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    Economic Recovery Could Fuel Rise in Pump Prices

    Gas prices expected to increase this summer, but not to last year's record levels.

    NEW YORK -- Consumers are being told to brace for higher gasoline prices this summer as the price of crude oil combines with tightened gas supplies in the coming months.

    Government efforts to stimulate the economy fueled expectations that a recovery might materialize sooner than anticipated, lifting oil-future prices earlier this week above $53 a barrel—a level not seen since November, according to The Wall Street Journal.

    Despite a growing glut of crude-oil supplies, crude prices retreated only $1.21 to $52.77 a barrel on the New York Mercantile Exchange. That is still 18 percent higher than at the beginning of the month, said the Journal. With weak demand, crude inventories rose 3.3 million barrels to 356.6 million barrels last week, the highest in more than a decade, according to a Department of Energy report.

    Meanwhile, gasoline futures dropped 0.76 cent to $1.4950 a gallon.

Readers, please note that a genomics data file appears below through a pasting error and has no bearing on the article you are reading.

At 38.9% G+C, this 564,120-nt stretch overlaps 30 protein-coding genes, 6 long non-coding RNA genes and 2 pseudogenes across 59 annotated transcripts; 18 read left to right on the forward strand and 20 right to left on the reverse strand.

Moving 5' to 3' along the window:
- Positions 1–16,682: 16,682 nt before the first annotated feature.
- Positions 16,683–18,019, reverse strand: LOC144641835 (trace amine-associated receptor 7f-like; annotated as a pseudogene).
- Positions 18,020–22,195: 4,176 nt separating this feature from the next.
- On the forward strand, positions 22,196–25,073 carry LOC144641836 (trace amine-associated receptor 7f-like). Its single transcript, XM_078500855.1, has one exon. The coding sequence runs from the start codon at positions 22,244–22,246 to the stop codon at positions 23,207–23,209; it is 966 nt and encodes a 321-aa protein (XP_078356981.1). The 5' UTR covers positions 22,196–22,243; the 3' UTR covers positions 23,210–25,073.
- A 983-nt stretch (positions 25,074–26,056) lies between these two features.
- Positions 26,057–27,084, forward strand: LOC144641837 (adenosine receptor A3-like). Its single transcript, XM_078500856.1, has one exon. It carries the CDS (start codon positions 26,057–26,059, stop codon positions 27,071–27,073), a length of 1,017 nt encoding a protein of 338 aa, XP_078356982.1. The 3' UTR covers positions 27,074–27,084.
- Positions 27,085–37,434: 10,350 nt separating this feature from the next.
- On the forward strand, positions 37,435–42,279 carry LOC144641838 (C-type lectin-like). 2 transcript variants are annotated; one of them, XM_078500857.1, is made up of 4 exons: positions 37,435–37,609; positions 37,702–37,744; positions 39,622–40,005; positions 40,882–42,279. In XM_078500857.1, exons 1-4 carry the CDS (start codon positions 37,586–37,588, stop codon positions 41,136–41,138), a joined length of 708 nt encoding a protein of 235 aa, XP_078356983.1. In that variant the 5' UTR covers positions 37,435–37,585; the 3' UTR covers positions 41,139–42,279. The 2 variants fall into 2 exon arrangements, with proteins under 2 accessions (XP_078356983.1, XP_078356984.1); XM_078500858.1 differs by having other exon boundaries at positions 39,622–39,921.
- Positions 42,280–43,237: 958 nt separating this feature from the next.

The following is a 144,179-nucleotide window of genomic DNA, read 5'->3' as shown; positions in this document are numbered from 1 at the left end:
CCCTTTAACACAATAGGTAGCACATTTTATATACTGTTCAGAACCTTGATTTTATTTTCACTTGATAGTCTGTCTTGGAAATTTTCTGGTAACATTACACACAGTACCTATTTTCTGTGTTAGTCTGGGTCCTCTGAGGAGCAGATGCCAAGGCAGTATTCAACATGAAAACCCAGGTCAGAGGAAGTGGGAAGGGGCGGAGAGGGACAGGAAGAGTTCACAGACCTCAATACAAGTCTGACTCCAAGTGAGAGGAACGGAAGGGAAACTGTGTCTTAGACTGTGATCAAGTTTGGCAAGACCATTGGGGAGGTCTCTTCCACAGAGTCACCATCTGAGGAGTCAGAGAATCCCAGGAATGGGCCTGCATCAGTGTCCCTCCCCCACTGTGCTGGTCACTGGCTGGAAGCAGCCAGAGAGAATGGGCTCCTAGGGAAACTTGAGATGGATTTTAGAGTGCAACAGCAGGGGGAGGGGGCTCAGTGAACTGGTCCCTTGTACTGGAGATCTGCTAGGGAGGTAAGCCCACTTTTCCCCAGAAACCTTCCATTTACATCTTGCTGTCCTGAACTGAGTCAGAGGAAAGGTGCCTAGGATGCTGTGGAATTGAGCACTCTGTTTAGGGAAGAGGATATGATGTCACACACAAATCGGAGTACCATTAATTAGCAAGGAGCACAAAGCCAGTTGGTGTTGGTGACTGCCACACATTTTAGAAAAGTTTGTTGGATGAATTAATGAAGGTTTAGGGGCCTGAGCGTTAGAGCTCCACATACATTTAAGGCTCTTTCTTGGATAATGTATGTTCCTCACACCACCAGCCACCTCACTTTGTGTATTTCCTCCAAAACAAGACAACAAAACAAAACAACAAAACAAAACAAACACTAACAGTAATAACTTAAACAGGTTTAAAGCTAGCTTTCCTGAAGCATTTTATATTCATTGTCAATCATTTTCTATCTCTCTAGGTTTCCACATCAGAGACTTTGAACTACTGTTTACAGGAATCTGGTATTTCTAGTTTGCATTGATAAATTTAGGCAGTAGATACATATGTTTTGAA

According to the Journal, refiners continue to cut back production in response to lagging demand for fuel, as gasoline stockpiles fell 1.1 million barrels to 214.6 million barrels the week earlier. But, with signs that demand is picking up, prices could be in for a rise. Last week, gasoline demand rose by a four-week average of 0.7 percent, according to the government report.

    Analysts interviewed by the Journal expect gasoline consumption grow even more in coming months. With gas prices well below $3 a gallon, Geoff Sundstrom, spokesman for auto club AAA, is expecting more consumers to take automobile vacations this summer.

    In the past week, gasoline prices rose nearly 7 cents to a national average of $1.986 a regular gallon, according to AAA. In addition, prices typically go up in the summer as reformulated gasoline (RFG) replaces winter blends at the pump. RFG is gas supplemented with fuel oxygenates like ethanol and methanol that burn cleaner in the heat of summer.

    However, few analysts are predicting that gas prices will rise anywhere near last year’s record levels because demand is still down due to the recessionary economy. The AAA is expecting an average of between $2 and $2.50 a gallon, according to The Journal.

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    -- Gas Tax Hikes Spring Up Across U.S.

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